Got $13,650 just burning a hole in your pocket? Here’s what to do with it if you’re in your 20s. or 30s.
“If you are in your 20s or early 30s, there’s no better time to save your eggs,” says the website for Prelude Fertility, which is encouraging millennials to save their eggs as to avoid infertility problems later.
“A woman’s eggs are at their peak health and fertility in early adulthood, but as we age, the quantity and quality of our eggs decrease. Freezing healthy eggs now suspends that aging process, freeing you from worrying about the quality of your eggs declining in the future. If you are in your later 30s or 40s, we will work with you to determine the viability of your eggs and, if needed, walk you through all the options you have to make your baby.
“We believe it should be easy and affordable for any woman to save her eggs until she’s ready to start or grow her family.”
The company is a modern day egg-freezing facility, claiming to be the only company to include all appropriate medications in the cost of the plan.
“Depending on where you live, the cost of The Prelude Method could be up to $4,500 less than the market average of egg preservation and IVF cycle costs at comparable clinics,” they say.
Progyny is also a start-up aiming to get women under 35 to freeze their eggs if they are focused on their career while younger or are waiting to find the right partner. Progressive companies like Apple and Facebook even offer egg freezing coverage in their health care plans.
“Hit the snooze button on your biological clock,” the company’s slogan says. “Simply put, we are expanding the potential of reproductive healthcare, so that families everywhere can share their love with a new generation.”
Until around 2012, freezing eggs was mainly thought of if a woman’s health was in jeopardy or if she had cancer or was thinking ahead. Having been around for more than 30 years, the process has now become so smooth that the freezing technology has become more successful and popular.
Not all facilities are as expensive as listed above; Extend Fertility can freeze your eggs for $5,000, but that doesn’t include the $10,000 and upwards you’ll pay for IVF to implant them. At Prelude, you can pay a “subscription” $199 a month for egg freezing with a down payment ranging from $3,000 to $10,000.
One Reddit user, a 34-year-old woman said her doctor recommend she freeze her eggs ASAP.
“I’m turning 34 at the end of the summer, and I'm single with no one on the horizon. Even if I were to meet The One tomorrow and we follow the "traditional" route to establishing a family, the earliest I'll have a baby is 36 years old. I want at least two kids, so that takes me closer to 40. So far, everything else is healthy and I'm nowhere near menopausal, she's only recommending it because of the time horizon.”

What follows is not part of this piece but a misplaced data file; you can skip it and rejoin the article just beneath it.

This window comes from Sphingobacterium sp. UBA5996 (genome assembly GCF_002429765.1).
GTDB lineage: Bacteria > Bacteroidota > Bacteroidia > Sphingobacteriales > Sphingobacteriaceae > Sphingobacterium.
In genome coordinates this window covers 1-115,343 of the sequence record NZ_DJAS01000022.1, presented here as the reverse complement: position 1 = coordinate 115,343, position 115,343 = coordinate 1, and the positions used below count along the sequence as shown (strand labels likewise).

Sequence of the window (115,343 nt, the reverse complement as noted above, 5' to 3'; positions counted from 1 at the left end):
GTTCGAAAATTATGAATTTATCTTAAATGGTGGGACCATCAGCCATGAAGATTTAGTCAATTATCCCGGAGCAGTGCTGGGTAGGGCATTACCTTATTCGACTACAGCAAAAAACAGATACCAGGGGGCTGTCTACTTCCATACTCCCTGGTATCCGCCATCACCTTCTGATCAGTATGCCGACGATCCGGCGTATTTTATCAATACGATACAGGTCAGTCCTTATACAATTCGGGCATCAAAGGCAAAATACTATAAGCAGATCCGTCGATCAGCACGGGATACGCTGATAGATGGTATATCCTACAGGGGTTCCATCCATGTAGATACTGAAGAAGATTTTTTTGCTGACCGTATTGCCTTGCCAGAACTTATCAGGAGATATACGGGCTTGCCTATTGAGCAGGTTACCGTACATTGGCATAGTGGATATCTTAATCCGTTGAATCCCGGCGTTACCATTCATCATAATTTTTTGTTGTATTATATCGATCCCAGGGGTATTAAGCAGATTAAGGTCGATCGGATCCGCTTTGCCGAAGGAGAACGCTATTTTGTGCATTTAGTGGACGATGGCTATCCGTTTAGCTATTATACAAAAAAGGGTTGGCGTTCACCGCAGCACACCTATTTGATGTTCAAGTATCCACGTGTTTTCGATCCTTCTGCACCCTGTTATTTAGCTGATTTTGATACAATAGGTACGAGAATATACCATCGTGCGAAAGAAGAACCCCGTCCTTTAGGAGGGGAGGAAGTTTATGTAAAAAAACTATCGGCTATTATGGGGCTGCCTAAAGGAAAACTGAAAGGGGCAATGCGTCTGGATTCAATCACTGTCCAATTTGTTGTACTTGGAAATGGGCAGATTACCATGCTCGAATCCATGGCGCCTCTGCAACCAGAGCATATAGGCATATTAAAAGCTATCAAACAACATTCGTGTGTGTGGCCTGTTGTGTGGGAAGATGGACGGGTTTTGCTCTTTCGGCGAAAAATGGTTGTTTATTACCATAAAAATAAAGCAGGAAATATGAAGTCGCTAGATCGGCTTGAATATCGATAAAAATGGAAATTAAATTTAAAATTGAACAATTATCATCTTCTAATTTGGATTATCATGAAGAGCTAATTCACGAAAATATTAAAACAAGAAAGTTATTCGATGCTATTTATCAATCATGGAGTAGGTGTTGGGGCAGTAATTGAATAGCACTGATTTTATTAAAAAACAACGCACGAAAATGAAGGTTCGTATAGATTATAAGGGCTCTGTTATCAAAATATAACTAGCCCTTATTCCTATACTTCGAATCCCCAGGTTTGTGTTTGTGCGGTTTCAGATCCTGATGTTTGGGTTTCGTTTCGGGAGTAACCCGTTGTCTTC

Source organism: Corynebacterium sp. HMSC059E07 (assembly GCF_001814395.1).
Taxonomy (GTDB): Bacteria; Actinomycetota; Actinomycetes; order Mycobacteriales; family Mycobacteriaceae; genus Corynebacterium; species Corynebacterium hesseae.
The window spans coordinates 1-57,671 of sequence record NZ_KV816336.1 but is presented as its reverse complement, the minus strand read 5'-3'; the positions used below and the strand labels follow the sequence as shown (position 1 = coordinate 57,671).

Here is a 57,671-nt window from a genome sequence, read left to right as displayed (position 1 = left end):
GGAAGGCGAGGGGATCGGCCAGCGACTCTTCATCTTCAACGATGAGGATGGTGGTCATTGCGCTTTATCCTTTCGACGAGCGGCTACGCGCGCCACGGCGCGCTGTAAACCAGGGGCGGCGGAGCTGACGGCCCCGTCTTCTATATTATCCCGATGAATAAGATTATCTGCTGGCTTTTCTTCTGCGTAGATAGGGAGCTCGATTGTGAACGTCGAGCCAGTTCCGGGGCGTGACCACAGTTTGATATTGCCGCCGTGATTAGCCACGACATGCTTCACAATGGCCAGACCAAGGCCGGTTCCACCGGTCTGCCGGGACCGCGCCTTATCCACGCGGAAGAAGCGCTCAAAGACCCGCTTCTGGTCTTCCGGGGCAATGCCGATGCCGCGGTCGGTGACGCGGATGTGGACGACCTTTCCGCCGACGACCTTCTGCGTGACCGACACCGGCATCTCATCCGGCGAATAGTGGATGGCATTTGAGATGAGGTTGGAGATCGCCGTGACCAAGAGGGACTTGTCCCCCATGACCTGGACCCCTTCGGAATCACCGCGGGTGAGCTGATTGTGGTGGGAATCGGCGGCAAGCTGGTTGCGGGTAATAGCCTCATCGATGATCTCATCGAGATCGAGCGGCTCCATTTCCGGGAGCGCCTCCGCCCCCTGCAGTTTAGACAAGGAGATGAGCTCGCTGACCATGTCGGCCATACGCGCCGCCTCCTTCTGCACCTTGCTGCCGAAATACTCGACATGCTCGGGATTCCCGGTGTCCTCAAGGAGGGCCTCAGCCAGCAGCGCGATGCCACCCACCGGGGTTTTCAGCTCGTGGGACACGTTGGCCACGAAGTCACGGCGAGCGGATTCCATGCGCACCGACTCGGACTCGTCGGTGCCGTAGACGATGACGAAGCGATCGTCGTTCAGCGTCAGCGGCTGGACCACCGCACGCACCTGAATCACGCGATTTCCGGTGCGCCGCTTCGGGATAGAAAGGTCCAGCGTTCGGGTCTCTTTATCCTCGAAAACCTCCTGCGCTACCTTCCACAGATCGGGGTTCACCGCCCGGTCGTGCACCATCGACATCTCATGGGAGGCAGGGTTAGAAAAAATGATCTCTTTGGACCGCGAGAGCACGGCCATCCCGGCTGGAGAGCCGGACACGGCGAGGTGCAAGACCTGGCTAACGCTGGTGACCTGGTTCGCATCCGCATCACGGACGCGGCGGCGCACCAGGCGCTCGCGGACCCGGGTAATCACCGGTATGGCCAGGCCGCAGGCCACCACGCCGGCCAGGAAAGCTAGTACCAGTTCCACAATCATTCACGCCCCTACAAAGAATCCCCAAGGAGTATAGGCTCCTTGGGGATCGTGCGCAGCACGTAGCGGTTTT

One commenter advises to go ahead and do it.
“I have done this. Do it. After you turn 35 your fertility drops and it harder and harder to find eggs. This is a limited resource! I went through traditional IVF and at that time froze my stuff. So glad! The well runs dry at some point and you do not know when. I waited and had to go through a lot to retrieve! Do this while you are young!!! Your doctor is recommending, and I am also. You can avoid very expensive (20k per time not guaranteed) by planning ahead now. Don't worry about the cost, find a reputable place and guarantee your future.”
Another says she wished she’d done it sooner.
“Long time lurker and signed up just to reply to this. If you have the money, do it! I wish this was discussed with me at your age. The dramatic reduction in eggs and quality of eggs after 40 was something no one ever talked about and not covered in any sex ed class I had. If you end up finding Mr. Right and don't need them, not a big deal. But if he comes along a little later and you don't have them, there will be a lot of expense, time, heartache, and decisions you will have to sort through. I'm older and pregnant, ended up using donor eggs. Just a few notes, there are no donor banks that will guarantee a baby or your money back. They guarantee the egg will fertilize, which is much, much different. Also, even if you decide to use donor eggs or adopt, it's a hard and expensive decision. Small things like inheriting the shape of your eyes that you got from your father become a big deal in your head. The whole process can easily take a couple of years and it's hard on your partner as well. So I would suggest any women mid-thirties who may want kids in their 40's for whatever reason, to freeze some eggs.”
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